Yes, oboe is responsible for tuning the orchestra.
an A 440Hz, in an orchestra given by an oboe
It depends on the orchestra. In the U.S. in symphony orchestras, it's normally the oboe.
The Violin, Viola, Cello, and Bass all have "A" strings, so picking the note "A" as the tuning note allows all of the string instruments in the orchestra to have a common reference point. The violin and bass do not have a "C" string.
I believe there is no word for it, they just tune up. Usually the first chair first violinist, the concert master, will come onto the stage after the orchestra is already seated and the concert master will play an A usually and then the orchestra will tune.
A standard symphony orchestra can tune to three different members: the principal oboe, the concertmaster, or the solo pianist. The oboist is used to tune whenever there is an oboe in the orchestra, the concertmaster is used whenever there isn't an oboe, and the pianist/keyboardist will play the tuning note if he or she is the soloist for the evening.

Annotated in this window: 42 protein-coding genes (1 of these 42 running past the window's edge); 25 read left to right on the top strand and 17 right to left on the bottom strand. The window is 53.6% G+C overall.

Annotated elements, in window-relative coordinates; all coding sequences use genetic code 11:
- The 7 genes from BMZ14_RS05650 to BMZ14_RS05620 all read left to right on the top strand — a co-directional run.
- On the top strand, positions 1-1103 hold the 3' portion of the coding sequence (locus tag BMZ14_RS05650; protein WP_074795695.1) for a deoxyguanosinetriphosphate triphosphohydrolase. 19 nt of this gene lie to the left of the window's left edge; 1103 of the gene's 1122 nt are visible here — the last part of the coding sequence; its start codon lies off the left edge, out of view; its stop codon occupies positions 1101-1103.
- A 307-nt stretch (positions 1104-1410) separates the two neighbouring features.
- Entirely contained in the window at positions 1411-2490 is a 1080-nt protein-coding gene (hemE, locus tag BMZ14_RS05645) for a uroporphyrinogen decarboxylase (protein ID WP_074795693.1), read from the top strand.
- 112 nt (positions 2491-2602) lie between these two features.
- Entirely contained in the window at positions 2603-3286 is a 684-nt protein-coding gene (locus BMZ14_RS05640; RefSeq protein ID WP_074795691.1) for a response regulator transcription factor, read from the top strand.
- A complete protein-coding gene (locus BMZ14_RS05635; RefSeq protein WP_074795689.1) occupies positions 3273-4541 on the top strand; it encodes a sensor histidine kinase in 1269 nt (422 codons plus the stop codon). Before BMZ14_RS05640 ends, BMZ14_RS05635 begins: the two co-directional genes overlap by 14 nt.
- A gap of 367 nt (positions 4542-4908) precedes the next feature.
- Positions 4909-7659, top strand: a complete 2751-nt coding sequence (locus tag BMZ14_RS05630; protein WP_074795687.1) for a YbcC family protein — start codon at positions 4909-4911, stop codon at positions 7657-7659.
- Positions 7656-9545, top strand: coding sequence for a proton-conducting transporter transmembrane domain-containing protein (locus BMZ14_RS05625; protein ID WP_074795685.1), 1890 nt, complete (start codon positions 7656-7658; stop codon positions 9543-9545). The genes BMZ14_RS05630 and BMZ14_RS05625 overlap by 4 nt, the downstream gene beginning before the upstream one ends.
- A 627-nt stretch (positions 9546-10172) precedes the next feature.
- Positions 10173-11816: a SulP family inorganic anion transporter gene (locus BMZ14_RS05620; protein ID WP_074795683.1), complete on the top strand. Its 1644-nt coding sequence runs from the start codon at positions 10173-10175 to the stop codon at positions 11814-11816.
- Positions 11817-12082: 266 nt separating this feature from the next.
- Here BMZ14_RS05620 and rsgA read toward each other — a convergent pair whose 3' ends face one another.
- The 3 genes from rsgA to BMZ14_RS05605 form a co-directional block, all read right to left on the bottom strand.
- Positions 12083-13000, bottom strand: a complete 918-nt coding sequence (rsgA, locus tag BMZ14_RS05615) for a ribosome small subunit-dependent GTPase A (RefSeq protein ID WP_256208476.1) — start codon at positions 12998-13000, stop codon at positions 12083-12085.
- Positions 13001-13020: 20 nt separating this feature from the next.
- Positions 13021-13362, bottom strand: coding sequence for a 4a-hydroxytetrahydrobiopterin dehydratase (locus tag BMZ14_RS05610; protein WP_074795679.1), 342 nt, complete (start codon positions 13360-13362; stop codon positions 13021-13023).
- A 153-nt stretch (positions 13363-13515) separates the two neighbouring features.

Currently in America it is set at A=440, however, some European orchestra like to go a little higher anywhere from 442-5 but in music history A has ranged anywhere from 425-460 if not a wider range of variance
King David decided that the men of the tribe of Levi should be responsible for the music of the divine services: therefore, they were an "orchestra".
The most interesting role the oboe has in an orchestra is tuning. The oboe is the hardest instrument to tune and with it's piercing sound, it's ideal to tune to rest of the orchestra. The oboe often plays a solo role, it's capable of playing softly and sweetly on one hand, and on the other it can be piercing and harsh.
Orchestras are usually tuned to an oboe. The open note, (that is, the note an oboe plays without any fingering), is an A, and the orchestra tunes best to that note. When a piano is featured as solo instrument, the orchestra tunes to the A of the piano, because it's easier for them to adjust their pitch than for the piano.